Rural by Choice: Rachel Reynolds Luster
From her home in the “MOzark” Mountains, Rachel Reynolds Luster invests a lot in her community as a librarian, folklorist, co-op organizer, and musician. In return, the community has invested a lot in her, she says.
Daily Yonder: Tell us a little bit about yourself- who you are, how you spend your time.
Rachel Reynolds Luster: I’m a folklorist, librarian, fiddler and community organizer living in the Missouri Ozarks. A lot of my time is devoted to organizing food producers and artisans in my home county. I also run a one-room rural library and play music every chance I get. I live with my family on a small farm and a good deal of time is spent there too, puttering in the garden or doing other projects.
DY: Tell us about where you live in the Ozarks.
RRL: I live in Couch, Missouri, a small, unincorporated village in Oregon County. We are in the Ozark Mountains right on the Arkansas/Missouri line. I like to call it the MOzarks. The county is geographically large and sparsely populated with a large chunk of the land being held in National Forest. Our land here is a karst topography, built on a thin layer of dirt over a series of caves. Our farm is between two watersheds, the Spring River and the Eleven Point. It’s beautiful here. The land and water is virtually unpolluted and, while it’s difficult to scratch out a good living in all this clay, it’s a worthwhile venture, one that folks have been devoted to doing for generations.
DY: How did you come to live where you do? How long have you lived there, and how long do you plan to stay?
RRL: I grew up in the Arkansas Ozarks, so this cultural landscape and way of life is familiar. I had taken a job in a neighboring county working for a local arts council doing folklife work, part of which was to do field work in five counties, including Oregon County. My soon-to-be husband had just taken a position across the line in Arkansas as the Director of the Arkansas Folklife Program. I had to be in West Plains twice a week for meetings, and he had to be in Jonesboro once a week for meetings. The rest of our work was pretty much done on the road or out of the house. Given that mathematical equation, Couch was pretty much the middle for us. We started looking. We had called about a little white farmhouse we’d seen on a flyer in the window of a shop in town. The agent said she couldn’t show it to us till Monday, but we asked for directions anyway. We went for a drive. It had just rained, and there’s this special Oregon County lighting that happens after a rain. It’s beautiful. It makes everything look like a painting of Tuscany. When we got to the place, the sky had opened up and there was a rainbow shining down on this little farmhouse. It was pretty much meant to be. We’ve been here going on 10 years. I have a lot invested in this community, and the community has invested a lot in me and my ideas. I have to say, I’ve never been in a place that felt more like home, and that was BEFORE my mom moved down the road. I can see living here for the rest of my days.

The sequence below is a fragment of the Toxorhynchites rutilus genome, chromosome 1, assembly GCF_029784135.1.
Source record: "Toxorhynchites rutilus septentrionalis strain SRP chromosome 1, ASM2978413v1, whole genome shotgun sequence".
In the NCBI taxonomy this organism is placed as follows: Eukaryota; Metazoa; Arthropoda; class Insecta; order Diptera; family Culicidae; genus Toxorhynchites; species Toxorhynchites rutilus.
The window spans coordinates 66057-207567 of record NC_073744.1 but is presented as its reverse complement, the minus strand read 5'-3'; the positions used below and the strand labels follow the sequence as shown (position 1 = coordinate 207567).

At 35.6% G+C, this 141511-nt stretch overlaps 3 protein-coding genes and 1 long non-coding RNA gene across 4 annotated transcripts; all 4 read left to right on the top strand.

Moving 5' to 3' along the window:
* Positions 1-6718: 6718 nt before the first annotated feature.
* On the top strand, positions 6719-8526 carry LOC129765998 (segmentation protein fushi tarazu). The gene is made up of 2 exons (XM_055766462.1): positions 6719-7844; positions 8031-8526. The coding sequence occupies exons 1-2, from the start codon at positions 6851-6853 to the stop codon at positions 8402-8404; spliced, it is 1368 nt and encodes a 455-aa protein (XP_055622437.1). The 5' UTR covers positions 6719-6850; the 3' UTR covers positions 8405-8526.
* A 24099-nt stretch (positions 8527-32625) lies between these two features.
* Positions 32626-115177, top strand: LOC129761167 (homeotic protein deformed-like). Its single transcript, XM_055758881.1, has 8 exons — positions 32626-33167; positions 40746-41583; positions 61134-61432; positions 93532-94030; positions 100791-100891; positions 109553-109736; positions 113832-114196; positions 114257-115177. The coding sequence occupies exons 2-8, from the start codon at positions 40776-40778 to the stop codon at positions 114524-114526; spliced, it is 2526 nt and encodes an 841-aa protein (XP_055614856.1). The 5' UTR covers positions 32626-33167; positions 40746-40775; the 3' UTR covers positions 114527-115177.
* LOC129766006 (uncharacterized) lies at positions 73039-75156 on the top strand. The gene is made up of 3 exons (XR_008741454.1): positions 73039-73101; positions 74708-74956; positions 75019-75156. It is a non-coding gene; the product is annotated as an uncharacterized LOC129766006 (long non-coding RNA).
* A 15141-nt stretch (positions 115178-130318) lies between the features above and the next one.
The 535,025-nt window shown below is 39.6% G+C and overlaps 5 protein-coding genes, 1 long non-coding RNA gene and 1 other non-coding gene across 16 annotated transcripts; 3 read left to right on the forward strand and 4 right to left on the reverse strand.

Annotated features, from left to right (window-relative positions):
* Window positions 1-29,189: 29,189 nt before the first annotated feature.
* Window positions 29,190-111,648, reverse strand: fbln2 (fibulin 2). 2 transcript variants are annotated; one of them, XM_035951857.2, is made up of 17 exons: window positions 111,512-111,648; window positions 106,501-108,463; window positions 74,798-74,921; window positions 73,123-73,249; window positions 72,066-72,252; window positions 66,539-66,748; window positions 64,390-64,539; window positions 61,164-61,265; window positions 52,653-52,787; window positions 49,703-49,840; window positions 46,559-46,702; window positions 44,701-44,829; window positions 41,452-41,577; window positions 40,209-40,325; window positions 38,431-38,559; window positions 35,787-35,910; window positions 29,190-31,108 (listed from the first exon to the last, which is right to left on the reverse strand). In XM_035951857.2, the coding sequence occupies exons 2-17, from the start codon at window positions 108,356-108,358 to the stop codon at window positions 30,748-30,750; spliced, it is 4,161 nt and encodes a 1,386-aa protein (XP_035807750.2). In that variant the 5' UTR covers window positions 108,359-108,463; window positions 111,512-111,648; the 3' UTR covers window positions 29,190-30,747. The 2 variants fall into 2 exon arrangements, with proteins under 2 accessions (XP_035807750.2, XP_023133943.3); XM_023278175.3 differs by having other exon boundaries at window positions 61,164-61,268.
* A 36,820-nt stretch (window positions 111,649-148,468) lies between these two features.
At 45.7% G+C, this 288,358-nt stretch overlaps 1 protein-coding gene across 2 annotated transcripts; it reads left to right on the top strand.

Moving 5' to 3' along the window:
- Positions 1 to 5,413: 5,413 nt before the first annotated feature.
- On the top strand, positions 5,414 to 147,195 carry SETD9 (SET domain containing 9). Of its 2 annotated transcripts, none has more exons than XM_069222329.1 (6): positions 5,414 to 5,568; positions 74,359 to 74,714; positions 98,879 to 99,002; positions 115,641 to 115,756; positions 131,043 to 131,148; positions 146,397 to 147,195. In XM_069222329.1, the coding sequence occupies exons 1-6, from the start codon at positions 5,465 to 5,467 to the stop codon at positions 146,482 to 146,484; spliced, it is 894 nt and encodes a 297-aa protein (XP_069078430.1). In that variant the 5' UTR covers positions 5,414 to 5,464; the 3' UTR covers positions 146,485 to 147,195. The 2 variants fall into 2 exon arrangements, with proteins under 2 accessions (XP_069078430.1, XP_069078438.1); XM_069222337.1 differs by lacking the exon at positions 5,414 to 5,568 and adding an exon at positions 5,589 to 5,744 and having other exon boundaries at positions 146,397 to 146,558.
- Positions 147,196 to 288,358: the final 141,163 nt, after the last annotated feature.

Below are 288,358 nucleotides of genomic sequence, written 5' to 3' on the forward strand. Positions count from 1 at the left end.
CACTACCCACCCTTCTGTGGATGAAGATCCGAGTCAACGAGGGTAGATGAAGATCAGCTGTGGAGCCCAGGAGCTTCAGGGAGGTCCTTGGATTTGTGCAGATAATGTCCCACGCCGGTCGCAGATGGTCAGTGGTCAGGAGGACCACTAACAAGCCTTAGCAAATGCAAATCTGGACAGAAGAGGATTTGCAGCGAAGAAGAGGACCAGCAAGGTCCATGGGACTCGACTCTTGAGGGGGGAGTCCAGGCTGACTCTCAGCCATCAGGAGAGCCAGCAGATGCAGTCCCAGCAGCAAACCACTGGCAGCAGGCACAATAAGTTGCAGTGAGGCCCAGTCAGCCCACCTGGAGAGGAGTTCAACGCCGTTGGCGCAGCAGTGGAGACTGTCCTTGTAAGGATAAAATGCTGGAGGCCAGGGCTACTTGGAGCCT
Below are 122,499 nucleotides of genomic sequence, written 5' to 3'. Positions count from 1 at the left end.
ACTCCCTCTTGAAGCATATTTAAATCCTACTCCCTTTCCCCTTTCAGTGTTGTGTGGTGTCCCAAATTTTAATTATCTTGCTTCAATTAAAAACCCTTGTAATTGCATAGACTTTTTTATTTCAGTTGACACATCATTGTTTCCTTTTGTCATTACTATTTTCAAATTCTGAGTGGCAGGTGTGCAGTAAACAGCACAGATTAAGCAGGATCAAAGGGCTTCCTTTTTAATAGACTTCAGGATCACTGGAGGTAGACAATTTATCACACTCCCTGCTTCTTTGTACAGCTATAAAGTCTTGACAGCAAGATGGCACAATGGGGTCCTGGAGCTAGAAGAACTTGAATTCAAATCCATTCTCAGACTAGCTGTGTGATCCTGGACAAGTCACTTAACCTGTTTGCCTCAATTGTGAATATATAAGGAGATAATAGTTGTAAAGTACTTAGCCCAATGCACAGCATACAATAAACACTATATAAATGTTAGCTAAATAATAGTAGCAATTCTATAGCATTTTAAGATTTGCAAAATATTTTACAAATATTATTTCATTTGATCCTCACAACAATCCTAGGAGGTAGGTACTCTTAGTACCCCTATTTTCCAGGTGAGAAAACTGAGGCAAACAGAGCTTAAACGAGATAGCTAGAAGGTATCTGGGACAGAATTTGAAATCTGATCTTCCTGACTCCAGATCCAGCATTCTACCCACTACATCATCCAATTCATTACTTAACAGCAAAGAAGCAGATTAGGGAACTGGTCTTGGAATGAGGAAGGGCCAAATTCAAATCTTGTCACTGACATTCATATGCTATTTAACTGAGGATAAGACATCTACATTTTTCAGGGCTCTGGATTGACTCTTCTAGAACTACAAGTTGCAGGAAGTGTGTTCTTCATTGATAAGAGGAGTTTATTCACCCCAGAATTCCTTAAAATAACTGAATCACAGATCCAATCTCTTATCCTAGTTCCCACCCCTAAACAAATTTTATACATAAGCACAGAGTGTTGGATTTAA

DY: Why did you choose to live here? What are the benefits?